Security Awareness Blog

How to Tune the Human Sensor To Detect and Report Spear Phishing

One of the key benefits we have been discussing of a strong security awareness program is not just prevention, but detection and response. As humans, soon or later we all make mistakes, sooner or later the most aware of us can be caught off guard and fall victim. As such, we also want to be teaching people that if they fall victim, how to detect and report it. Just think, what would have happened if the victims of the recent RSA spear phishing attack had figured out what happened and quickly reported it to their security team? As such, have your awareness program not focus on just how not to fall victim to social engineering attacks, but how to detect and report them, especially when employees fall victim. Now, like any Intrustion Detection System, you have some tuning involved. Before you start your awareness program, your NOC, help desk or security team is probably getting very few reports of social engineering attacks like phishing. Once you kick off your security awareness program, you will probably have the opposite problem, every employee will be reporting every spam or phish that gets through your filters, once again not a good situation. You need to tune the HumanOS. As such, I recommend you have a policy in place like this.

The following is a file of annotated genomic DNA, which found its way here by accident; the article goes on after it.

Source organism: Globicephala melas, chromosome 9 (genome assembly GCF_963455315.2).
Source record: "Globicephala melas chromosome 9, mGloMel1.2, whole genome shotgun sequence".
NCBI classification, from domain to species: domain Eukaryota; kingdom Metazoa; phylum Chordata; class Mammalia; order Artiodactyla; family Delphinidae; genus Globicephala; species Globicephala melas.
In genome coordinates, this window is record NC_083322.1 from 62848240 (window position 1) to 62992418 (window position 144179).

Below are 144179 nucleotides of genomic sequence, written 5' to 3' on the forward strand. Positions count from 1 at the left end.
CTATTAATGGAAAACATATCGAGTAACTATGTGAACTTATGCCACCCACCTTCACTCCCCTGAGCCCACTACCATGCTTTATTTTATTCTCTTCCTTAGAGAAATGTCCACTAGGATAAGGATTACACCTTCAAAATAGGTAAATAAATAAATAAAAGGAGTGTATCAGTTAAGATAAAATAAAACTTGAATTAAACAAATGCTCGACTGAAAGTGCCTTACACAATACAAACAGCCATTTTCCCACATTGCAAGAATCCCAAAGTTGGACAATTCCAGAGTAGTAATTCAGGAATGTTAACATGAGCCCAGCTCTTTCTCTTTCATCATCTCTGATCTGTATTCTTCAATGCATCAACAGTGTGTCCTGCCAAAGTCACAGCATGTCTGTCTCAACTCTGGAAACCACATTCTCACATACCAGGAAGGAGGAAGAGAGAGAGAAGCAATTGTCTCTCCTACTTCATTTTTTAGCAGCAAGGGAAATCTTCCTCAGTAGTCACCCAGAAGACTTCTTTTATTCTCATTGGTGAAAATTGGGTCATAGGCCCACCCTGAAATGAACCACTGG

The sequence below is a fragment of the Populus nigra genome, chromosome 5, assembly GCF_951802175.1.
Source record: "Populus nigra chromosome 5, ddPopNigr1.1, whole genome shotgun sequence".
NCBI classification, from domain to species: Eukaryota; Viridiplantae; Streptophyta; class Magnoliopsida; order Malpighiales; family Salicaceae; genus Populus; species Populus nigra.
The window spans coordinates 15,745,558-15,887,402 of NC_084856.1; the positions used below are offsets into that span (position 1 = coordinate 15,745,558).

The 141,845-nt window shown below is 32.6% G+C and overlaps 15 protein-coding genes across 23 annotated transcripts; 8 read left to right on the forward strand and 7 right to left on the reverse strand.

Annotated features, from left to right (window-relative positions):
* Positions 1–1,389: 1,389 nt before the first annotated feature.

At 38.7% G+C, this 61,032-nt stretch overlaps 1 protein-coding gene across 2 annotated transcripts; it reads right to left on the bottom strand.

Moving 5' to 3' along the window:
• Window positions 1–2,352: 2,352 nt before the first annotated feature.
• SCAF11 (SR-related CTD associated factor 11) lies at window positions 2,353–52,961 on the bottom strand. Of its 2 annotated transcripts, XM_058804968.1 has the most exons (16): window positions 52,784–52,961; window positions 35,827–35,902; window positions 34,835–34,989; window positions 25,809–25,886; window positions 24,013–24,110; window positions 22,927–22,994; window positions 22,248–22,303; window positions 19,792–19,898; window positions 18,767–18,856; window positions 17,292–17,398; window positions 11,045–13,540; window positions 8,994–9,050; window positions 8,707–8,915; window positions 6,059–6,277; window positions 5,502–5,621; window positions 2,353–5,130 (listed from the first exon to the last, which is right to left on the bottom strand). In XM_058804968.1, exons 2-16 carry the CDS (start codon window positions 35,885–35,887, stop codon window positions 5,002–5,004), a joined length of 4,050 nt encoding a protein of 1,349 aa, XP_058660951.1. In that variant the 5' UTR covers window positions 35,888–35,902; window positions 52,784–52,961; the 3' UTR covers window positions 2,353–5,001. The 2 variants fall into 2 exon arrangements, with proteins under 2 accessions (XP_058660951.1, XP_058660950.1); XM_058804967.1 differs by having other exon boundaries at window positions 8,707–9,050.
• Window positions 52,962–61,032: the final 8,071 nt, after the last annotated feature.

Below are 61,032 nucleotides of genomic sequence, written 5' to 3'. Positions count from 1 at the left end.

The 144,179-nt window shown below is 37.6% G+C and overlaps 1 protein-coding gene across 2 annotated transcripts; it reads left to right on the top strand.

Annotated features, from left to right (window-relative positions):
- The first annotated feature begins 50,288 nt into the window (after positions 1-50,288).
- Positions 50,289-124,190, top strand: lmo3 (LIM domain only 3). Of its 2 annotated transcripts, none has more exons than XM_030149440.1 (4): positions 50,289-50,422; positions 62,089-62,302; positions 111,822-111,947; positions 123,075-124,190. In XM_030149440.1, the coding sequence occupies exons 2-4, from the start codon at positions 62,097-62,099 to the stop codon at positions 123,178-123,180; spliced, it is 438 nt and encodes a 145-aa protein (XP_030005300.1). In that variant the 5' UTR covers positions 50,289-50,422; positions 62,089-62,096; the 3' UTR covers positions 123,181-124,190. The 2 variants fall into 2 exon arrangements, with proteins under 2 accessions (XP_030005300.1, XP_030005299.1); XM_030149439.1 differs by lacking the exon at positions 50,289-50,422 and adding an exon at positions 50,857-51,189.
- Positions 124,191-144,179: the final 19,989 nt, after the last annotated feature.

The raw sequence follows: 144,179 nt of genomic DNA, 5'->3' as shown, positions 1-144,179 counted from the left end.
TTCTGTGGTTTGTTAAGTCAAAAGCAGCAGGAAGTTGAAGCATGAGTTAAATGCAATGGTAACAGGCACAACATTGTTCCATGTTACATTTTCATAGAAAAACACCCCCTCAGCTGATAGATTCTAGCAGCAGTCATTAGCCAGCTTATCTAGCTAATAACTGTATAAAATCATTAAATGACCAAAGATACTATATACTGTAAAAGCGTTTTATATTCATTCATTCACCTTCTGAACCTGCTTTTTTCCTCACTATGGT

1. By default, when people identify phishing attacks, simply delete them. There is no need to report.
  2. If people get a message that they cannot identify if it is an attack or not, then report it.
  3. If people fall victim to a social engineering attack, such as spear phishing, then report it immediately.
As with any other security control, security awareness always takes tuning. However, when trained and tuned properly, people can become one of your greatest assets.


Posted October 20, 2011 at 8:35 PM | Permalink | Reply

Joel Anderson

Regarding #1, in our organization we have a dedicated email addresssand encourage reports because 1) it is a source of information (email addresses, phishing sites to block, report to ISPs) 2) helps us identify spam that our tools are not catching.

Posted October 21, 2011 at 4:26 PM | Permalink | Reply


I agree with Joel. we use a cloud based filtering provider and when things slip through we want them to fix it (or credit against our SLA's). Using a "report as junk" type button in the email reader gives a simple way for people to identify those that slip through to those who need to adjust the filters. We can also track the numbers of reported messages.